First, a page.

Jessica Rothe plays Tree in “Happy Death Day.”
Outside of Carter and Tree, the cast is made to fit into one of many exaggerated stereotypes of college students. Overbearing roommates, obnoxious sorority sisters and obsessive ex-boyfriends all make appearances, but none really add any interesting layers. Some even reach the point of insufferability. On the surface, “Happy Death Day” is nothing more than a slasher filter slapped
Patti Perret • Universal Pictures
onto “Groundhog Day.” The premise is a good one – it always has been – but Landon fails to add anything of interest. The film is self-aware of its timeworn premise, even going as far as to jokingly reference “Groundhog Day.” But once past the surface, there is not much to be found outside of a few endearing performances. “Happy Death Day” is in theaters now.
A Forum for Inclusion, Respect and Equity
Law School 101
Tuesday, October 24, 7-9pm Our free informational monthly law school forum will help prospective students learn about law school, from courses offered to admission requirements. The first hour is a presentation by Professor Alicia Wrest about law school followed by some brief testimonials by current students. It is then opened up to any questions you may have. Please pre-register. Walk-ins are welcome on a seat available basis. Register now at www.sjcl.edu or 559/323-2100.
SJCL admitS StudentS of any raCe/ CoLor, reLigiouS Creed, nationaL origin/anCeStry, age, gender, mentaL or phySiCaL diSabiLity, mediCaL Condition, maritaL StatuS, or SexuaL orientation.
now accepting applications
We encourage participation by people of all abilities. If accommodations are needed, contact email@example.com or 559.278.0145
Jeff brinkman A.C. Myles
WEDNESDAY, OCTOBER 18, 2017
PRESIDENT’S LECTURE SERIES
Political reporter gives insight into Trump administration By Hayley Salazar | @Hayley_Salazarr
Journalist Robert Costa gives a presentation about President Donald Trump’s Washington as part of the President’s Lecture Series on Oct. 16, 2017.
t is too early to tell if the Donald Trump administration is a successful one, according to Washington Post reporter Robert Costa, who spoke at Fresno State on Monday as part of the President’s Lecture Series. The event was held at the Save Mart Center. Costa said one thing is clear from the Trump administration – it has struggled to enact its key agenda items. The talk, entitled “Inside Trump’s Washington: The Rise and Stall of an Outsider President,” focused on the “upclose” view Costa has had during his time reporting on Donald Trump since 2013. All the way to his rise to the presidency and the the current stall he faces in Washington. Costa, taking questions from reporters before his speech, said Trump came into Washington as an outsider. “I remember speaking with him during the transition where he really didn’t have the relationships within his own party, the Republican Party, that he probably needed at the start to get things done,” he said. Costa provided a timeline of how the current administration came to be and how those in the White House will move forward. Costa said the president has turned to using his executive power much like former President Barack Obama. “What I’m covering right now in Washington is a president who’s trying to navigate his own bases – a party that doesn’t really like him, the Democrats who are of course wary of him, to try to get something done,” Costa said.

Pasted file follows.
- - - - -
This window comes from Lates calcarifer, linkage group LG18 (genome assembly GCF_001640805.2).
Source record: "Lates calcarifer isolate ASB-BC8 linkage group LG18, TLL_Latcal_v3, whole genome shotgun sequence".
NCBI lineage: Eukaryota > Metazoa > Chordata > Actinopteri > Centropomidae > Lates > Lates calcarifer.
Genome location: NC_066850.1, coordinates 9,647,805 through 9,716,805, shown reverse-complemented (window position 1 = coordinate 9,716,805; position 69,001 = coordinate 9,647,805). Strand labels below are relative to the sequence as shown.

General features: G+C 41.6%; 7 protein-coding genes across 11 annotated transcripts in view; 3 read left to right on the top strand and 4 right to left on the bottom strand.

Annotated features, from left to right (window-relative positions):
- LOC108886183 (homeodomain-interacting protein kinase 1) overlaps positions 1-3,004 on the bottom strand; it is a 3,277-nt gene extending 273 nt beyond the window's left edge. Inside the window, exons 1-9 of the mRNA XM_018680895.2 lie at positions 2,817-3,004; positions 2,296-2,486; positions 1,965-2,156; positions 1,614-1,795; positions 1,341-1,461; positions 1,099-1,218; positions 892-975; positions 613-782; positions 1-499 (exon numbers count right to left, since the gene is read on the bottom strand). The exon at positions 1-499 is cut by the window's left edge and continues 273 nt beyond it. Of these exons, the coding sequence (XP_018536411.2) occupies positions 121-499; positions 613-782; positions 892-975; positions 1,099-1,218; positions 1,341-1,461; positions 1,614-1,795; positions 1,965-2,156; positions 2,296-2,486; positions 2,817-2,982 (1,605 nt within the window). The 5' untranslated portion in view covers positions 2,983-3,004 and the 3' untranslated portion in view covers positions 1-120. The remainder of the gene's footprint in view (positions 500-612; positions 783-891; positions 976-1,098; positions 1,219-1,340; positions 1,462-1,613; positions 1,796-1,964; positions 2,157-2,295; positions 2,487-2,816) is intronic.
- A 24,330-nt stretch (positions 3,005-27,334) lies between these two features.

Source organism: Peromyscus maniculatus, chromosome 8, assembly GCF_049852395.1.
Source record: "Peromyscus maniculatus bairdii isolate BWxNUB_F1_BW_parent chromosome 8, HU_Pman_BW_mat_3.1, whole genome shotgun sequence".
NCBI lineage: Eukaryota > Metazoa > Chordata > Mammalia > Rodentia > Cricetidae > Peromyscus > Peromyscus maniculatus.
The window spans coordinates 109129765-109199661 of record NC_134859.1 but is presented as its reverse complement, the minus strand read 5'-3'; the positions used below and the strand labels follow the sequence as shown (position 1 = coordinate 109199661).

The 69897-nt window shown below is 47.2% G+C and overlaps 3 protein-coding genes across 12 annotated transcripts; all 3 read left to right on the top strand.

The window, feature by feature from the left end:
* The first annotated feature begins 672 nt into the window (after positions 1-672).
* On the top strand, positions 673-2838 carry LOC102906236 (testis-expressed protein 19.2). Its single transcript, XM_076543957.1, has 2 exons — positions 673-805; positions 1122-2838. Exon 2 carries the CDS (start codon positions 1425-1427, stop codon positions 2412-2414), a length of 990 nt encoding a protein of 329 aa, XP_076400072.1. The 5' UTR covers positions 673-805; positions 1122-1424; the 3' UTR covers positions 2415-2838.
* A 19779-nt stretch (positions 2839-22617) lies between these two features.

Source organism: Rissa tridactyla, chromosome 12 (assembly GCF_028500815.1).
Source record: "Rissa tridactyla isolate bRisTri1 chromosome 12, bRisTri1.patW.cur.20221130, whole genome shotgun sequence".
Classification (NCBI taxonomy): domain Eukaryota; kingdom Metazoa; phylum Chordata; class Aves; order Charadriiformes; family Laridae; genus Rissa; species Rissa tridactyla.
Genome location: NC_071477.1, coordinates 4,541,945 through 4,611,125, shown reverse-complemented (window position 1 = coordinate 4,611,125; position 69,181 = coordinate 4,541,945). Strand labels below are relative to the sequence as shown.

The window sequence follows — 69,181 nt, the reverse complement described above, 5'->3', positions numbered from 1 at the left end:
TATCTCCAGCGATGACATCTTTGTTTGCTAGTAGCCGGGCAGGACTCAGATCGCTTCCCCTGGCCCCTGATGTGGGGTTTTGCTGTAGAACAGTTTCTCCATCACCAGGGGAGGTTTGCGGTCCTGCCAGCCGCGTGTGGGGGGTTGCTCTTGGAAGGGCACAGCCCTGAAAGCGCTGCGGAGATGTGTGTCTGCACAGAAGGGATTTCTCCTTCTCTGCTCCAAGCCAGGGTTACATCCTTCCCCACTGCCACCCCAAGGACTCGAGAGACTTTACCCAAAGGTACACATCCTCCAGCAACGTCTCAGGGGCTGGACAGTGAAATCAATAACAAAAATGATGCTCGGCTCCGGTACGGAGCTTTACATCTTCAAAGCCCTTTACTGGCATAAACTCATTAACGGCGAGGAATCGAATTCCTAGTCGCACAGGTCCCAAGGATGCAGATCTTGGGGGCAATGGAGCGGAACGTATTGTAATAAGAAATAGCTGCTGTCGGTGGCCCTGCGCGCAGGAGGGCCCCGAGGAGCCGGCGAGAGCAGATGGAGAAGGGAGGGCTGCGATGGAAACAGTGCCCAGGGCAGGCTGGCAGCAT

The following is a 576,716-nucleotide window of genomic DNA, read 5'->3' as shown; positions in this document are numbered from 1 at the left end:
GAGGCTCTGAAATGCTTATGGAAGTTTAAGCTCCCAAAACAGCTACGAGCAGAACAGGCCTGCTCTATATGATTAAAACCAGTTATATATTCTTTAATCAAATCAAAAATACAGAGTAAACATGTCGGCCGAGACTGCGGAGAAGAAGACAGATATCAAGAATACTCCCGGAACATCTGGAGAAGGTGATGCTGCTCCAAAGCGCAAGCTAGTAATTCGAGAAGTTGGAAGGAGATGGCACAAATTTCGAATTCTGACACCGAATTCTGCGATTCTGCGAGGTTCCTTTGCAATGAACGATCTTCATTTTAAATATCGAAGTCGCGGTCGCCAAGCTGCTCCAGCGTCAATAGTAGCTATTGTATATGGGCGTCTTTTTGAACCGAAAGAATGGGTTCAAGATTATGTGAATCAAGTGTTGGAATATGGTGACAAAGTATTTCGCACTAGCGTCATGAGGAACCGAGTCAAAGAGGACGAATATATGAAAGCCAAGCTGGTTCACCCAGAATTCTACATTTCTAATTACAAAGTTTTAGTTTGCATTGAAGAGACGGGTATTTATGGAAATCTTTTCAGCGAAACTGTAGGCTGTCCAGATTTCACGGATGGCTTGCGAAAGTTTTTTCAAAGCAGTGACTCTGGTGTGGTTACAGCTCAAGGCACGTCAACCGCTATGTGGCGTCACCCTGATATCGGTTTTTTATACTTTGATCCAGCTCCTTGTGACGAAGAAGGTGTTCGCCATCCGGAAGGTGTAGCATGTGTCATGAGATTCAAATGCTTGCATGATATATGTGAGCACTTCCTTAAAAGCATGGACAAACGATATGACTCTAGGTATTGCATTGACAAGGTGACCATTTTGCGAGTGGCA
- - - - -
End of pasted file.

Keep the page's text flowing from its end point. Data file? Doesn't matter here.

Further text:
Costa through his speech also showcased a calendar of private plane rides, early-morning phone calls and face-toface interaction with supporters of the presidential candidate. Trump’s online and public demeanor is also something that does not shock Costa. The journalist said the president has always been that way. “He knows his base loves that kind of behavior because they see it as authentic – an authentic outsider,” Costa said. “Other people recoil at the president’s behavior and say it’s out of line and unpresidential but his base loves it. This is a president who is driven by his base.” Costa also discussed the relationship between the press and the Trump administration. “I think it’s important for the press not to be the story,” he said. “This administration sometimes wants to make the press a target. It’s important as reporters for us to resist being baited into a political back and forth with any politician, whether it’s a Democrat or a Republican.” Costa also said news media needs to do a better job of listening to its audience. He said he loves traveling as a reporter because it gives him the opportunity to meet people around the country to hear their concerns as a reporter. “The institution of the media, the press, is so important for our democracy,” Costa said. “We have to protect our integrity. We need to do a better job listening to our audience.” Costa said his job is to report political stories, not become involved in the “po-